Candidates on the spot

AN AUDIENCE of around 100 local voters turned out on Easter Saturday to take part in a hustings with the Scottish Parliamentry Candidates for the Aberdeenshire East constituency.

Monday, 2nd May 2011, 1:53 pm

Organised by Ellon Community Council and Churches in Aberdeenshire East, Ellon’s Victoria Hall provided the venue for the first official election debate of the campaign. All four constituency candidates - Conservative Geordie Burnett Stuart, Labour’s Peter Smyth, Liberal Democrat Alison McInnes and the Scottish National Party’s Alex Salmond - took time out of their campaigning schedules to be present for the afternoon debate.

Peter Keilman of Churches in Aberdeenshire East welcomed the audience, before introducing the candidates and explaining the ground rules for the debate. In the chair was Mark Grant of Ellon Community Counci.

Labour’s Peter Smyth opened with a claim that the Liberal Democrat/Conservative coaliition had systematically cut fundung to Scotland, something which, he said, the SNP administration in Hoyrood had followed up with additional cuts. Highlighting Labour pledges on knife crime, a two-year council tax freeze, cancer waiting times and apprenticeships for all youngsters who wanted them, Mr Smith concluded by declaring that he would not “make a promise to you that I can’t deliver, and not make infrastructure pledges I can’t point to the money for.”

Up next was Conservative Geordie Burnett Stuart, who set out his stall as a local farmer with 35 years experience of running a small business. Railling against what he described as a “sense of entitlement” and a failure to reform public services, he highlighted that the Westminster government was paying £120 million per day in interest charges to service the UK’s debt. People were fed up with low funding and poor infrastructure, he said. Although crediting the First Minister with making people feel more proud to be Scottish, he declared that this was a ‘price too high for the discrimination and division’ which, he said, accompanied identity politics.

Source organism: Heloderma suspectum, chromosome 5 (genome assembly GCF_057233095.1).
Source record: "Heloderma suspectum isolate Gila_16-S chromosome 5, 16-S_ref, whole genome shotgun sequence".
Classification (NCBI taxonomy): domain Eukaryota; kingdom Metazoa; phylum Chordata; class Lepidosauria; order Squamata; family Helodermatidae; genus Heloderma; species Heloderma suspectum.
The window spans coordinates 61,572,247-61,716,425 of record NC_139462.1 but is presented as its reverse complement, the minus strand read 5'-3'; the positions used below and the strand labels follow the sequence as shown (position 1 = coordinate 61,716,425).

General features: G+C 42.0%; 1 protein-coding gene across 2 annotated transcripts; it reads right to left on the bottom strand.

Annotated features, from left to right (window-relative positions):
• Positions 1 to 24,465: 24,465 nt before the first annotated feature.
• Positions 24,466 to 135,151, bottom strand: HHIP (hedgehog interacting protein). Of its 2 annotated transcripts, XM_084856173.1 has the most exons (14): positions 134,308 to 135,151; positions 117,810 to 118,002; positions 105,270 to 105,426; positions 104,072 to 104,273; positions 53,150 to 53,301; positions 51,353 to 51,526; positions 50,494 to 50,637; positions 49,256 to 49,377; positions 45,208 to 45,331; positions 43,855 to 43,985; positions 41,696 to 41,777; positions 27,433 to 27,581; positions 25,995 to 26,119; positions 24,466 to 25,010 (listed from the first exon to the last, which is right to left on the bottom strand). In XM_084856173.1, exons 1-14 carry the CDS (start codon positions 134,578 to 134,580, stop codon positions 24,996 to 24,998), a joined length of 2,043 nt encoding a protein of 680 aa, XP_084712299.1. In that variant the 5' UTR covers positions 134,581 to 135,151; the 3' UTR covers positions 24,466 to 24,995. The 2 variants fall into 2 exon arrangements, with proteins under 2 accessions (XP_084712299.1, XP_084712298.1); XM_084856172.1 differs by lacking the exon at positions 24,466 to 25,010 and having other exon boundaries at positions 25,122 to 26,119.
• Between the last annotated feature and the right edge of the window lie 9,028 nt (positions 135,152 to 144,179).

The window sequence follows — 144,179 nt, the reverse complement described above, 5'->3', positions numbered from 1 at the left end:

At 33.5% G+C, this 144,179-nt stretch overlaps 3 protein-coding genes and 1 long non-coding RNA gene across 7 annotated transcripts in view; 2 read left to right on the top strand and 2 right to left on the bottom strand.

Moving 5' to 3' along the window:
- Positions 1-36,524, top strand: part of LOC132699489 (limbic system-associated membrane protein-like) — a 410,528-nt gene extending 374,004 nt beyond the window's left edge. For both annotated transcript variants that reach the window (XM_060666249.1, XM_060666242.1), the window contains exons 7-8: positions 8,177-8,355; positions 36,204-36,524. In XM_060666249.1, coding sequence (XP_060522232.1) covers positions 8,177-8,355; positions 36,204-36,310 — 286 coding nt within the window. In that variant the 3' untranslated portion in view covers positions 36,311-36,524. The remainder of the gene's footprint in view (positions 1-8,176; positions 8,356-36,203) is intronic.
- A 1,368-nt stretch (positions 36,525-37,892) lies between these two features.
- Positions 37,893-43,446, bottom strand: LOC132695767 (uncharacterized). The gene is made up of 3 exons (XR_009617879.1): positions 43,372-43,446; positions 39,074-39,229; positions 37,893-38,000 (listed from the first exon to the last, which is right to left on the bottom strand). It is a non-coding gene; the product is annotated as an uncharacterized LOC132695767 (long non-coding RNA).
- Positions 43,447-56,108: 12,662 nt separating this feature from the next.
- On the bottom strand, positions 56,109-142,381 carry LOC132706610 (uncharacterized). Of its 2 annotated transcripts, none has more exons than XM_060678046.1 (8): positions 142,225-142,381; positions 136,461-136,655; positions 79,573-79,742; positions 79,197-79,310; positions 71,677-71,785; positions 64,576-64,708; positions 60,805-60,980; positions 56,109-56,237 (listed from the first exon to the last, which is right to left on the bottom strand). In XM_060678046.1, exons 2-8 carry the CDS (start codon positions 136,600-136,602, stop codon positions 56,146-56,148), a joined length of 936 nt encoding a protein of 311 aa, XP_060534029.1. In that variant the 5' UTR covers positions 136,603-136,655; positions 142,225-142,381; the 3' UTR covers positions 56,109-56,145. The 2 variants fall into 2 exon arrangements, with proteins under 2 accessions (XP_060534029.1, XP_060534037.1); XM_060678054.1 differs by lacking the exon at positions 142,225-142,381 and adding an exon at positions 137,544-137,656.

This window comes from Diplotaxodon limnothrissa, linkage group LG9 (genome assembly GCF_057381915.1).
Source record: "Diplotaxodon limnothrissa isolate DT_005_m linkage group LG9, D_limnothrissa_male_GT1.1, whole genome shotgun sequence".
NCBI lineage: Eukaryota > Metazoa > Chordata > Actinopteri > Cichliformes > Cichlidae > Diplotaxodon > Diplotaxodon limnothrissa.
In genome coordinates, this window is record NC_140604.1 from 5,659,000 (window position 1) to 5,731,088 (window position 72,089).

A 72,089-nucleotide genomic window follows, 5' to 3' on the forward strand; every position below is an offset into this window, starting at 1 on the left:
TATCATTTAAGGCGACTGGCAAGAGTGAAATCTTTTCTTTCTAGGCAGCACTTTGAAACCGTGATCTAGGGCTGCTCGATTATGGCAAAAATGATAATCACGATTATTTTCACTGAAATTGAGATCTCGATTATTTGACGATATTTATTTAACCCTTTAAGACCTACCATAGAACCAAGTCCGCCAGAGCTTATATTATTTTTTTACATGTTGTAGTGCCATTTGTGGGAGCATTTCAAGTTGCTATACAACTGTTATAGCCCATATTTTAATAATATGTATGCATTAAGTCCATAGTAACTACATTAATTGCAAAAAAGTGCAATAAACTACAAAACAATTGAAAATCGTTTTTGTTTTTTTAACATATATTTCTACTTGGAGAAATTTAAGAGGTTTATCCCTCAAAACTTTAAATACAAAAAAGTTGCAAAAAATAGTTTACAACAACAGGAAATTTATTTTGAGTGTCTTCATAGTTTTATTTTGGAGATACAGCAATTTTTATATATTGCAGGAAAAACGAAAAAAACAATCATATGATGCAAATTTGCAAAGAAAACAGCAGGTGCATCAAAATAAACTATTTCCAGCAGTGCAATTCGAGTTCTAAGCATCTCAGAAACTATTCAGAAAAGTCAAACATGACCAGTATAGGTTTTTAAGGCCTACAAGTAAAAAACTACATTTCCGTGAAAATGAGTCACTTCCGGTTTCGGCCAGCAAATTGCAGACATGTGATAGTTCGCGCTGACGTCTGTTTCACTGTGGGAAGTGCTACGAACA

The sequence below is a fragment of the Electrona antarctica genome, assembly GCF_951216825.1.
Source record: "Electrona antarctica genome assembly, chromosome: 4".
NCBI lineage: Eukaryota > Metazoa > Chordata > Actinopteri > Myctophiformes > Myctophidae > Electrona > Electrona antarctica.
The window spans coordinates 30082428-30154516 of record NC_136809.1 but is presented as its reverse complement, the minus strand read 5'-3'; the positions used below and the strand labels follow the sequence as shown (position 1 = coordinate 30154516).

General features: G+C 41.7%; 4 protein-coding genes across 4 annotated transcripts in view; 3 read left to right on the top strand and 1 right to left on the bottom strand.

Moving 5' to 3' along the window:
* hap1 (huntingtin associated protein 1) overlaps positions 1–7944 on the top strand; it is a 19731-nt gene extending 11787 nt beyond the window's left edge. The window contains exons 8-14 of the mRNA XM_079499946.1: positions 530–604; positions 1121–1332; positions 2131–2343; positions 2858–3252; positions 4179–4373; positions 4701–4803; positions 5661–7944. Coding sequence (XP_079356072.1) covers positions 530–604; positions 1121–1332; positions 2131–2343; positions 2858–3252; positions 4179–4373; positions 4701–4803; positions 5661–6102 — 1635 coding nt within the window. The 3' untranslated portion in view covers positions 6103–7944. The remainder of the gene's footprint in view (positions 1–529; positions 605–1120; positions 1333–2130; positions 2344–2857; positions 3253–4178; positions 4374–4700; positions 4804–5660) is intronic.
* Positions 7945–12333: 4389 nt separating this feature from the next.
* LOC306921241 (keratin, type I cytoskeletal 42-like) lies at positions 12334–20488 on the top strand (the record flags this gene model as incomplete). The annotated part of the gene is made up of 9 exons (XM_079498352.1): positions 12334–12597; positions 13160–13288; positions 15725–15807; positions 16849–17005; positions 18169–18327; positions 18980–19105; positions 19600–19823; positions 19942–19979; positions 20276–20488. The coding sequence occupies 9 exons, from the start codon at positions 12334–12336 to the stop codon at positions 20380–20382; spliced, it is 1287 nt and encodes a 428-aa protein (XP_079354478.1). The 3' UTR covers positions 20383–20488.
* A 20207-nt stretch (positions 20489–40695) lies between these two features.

The SNP’s Alex Salmond followed, and drew an early laugh by remarking that unlike other candidates, he didn’t have the luxury of being able to distance himself from his party’s record in government. Citing the council tax freeze, 1,000 extra police officers and a small business bonus scheme which had been a ‘lifeline’ to many during the recession, he claimed that 84 out of 94 SNP manifesto commitments from 2007 had been met. Locally, A90 dualling and a new Ellon Academy would benefit from government spending plans. People needed a positive vision of how things could be better when times were tough, he said, and his was the only party offering this to voters.

Last to take the floor was Lib Dem Alison McInnes, who highlighted her near twenty years of experience as a community campaigner. She had got involved in politics because she “wanted to protect what’s good about the community, and improve what’s not”, something which she said still drove her. She had, she said, a record of action, and had shown determination and imagination in campaigning for a new health centre and for better bus services. Her party advocated action on jobs, education and strong local services. Aberdeenshire East, she said, needed a strong local voice in Holyrood, and she would “continue to work tirelessly for the area.”

Questions from the audience then followed. There was broad agreement between the candidates over the recognition of same-sex partnerships and the responsibilities and obligations which accompanied the right to free speech. However, it took a question on the economy and whether the candidates thought that Scotland was a ‘rich’ country before proceedings really sparked into life.